Model Checking Hyperproperties
Traditionally, most verification efforts have focused on the satisfaction of trace properties, such as that an assertion is satisfied at a particular program location or that the computation terminates eventually. Many policies from information-flow security, like observational determinism or noninterference, and many other system properties including promptness and knowledge can, however, not be expressed as trace properties, because these properties are hyperproperties, i.e., they relate multiple execution traces.
In this talk, I will give an overview on recent efforts to develop specification logics and model checking algorithms for hyperproperties. The two principal ideas are the addition of variables for traces and paths in temporal logics, like LTL and CTL*, and the introduction of the equal-level predicate in first-order and second-order logics, like monadic first-order logic of order and MSO. Both extensions have a profound impact on the expressiveness of the logics, resulting in a hierarchy of hyperlogics that differs significantly from the classical hierarchy. Model checking remains decidable for a large part of the new hierarchy. Satisfiability is in general undecidable for most hyperlogics, but there are useful decidable fragments. I will report on first successes in translating these encouraging theoretical results into practical verification tools.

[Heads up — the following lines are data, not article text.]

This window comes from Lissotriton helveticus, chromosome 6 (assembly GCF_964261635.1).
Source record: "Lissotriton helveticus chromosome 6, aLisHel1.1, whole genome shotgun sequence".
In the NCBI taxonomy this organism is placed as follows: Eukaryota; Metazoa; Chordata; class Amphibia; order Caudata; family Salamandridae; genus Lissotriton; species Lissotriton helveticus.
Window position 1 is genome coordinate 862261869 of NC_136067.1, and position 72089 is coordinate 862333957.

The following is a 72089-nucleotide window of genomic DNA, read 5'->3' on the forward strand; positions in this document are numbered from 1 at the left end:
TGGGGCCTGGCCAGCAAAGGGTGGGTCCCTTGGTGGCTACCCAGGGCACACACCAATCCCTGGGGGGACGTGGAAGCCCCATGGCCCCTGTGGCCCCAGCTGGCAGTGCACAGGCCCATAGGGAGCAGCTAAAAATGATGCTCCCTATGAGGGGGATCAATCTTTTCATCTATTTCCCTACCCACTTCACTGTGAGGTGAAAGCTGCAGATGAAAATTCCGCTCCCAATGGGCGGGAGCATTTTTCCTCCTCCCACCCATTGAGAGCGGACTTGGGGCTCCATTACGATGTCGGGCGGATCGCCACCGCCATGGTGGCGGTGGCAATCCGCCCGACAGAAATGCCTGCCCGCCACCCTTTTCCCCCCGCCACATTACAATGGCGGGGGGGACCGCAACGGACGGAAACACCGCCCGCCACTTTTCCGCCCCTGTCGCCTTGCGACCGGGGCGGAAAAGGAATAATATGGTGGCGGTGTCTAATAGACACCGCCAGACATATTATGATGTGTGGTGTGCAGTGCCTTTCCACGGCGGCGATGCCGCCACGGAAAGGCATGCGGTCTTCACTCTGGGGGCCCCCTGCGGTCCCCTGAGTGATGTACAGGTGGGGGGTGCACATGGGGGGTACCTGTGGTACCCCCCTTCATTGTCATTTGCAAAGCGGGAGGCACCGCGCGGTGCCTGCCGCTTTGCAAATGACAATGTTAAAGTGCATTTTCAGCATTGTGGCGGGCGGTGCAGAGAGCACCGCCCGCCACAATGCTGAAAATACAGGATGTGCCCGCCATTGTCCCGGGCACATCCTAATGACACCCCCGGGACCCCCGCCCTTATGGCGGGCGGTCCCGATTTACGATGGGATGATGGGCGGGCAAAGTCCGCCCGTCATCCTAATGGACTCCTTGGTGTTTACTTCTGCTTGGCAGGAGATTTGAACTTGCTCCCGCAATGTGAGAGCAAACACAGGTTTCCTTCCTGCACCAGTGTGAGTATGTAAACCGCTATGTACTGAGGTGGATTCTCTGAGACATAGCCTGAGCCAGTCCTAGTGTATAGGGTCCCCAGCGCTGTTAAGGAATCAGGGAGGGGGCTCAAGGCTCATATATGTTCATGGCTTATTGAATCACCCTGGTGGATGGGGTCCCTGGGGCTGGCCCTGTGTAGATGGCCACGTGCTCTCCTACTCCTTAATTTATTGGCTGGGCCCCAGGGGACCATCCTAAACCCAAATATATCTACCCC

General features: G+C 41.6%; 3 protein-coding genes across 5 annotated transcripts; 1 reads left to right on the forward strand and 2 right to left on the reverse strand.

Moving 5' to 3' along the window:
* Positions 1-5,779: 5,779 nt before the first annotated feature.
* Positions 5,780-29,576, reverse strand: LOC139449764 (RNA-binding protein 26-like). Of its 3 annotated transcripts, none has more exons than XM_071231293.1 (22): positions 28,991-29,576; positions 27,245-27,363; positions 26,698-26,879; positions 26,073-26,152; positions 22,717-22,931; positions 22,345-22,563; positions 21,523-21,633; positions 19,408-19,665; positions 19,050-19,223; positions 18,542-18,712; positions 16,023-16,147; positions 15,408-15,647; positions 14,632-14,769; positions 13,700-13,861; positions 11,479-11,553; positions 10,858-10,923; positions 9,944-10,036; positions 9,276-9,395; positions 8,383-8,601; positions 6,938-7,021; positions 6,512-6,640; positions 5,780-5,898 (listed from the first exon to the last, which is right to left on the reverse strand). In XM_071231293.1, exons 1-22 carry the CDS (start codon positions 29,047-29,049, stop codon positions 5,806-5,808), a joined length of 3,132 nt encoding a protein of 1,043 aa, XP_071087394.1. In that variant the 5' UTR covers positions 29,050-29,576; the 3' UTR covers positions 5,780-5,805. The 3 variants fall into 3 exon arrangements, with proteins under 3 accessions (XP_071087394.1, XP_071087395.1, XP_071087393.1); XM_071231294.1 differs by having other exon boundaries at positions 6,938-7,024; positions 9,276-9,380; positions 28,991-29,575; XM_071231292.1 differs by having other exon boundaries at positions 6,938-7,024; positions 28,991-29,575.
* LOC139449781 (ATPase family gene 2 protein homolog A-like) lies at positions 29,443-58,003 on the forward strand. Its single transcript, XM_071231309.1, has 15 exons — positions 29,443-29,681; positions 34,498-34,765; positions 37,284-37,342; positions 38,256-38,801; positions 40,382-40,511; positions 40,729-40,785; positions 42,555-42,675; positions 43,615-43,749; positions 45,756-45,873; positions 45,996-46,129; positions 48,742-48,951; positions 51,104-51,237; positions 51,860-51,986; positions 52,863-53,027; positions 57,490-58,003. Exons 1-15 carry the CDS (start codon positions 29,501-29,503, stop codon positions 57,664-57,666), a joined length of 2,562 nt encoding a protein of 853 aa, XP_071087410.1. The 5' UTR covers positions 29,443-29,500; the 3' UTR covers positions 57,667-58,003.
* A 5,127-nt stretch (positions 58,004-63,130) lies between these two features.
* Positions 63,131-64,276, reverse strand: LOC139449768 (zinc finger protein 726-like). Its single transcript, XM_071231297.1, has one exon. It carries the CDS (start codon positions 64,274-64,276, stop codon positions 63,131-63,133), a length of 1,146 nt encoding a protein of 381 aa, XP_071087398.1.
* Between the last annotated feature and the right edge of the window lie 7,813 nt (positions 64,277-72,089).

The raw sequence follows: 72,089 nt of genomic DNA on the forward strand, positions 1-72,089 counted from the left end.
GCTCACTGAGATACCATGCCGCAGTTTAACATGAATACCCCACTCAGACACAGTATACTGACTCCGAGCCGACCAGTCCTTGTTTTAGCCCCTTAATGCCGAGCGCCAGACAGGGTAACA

I am a faculty member at the CISPA Helmholtz Center for Information Security and a professor for computer science at Saarland University. I obtained my Ph.D. in 2003 from Stanford University. Since 2003, I lead the Reactive Systems Group, which became part of CISPA in 2020. My research focus is the development of reliable guarantees for the safety and security of computer systems, including specification, program synthesis and repair, and static and dynamic verification.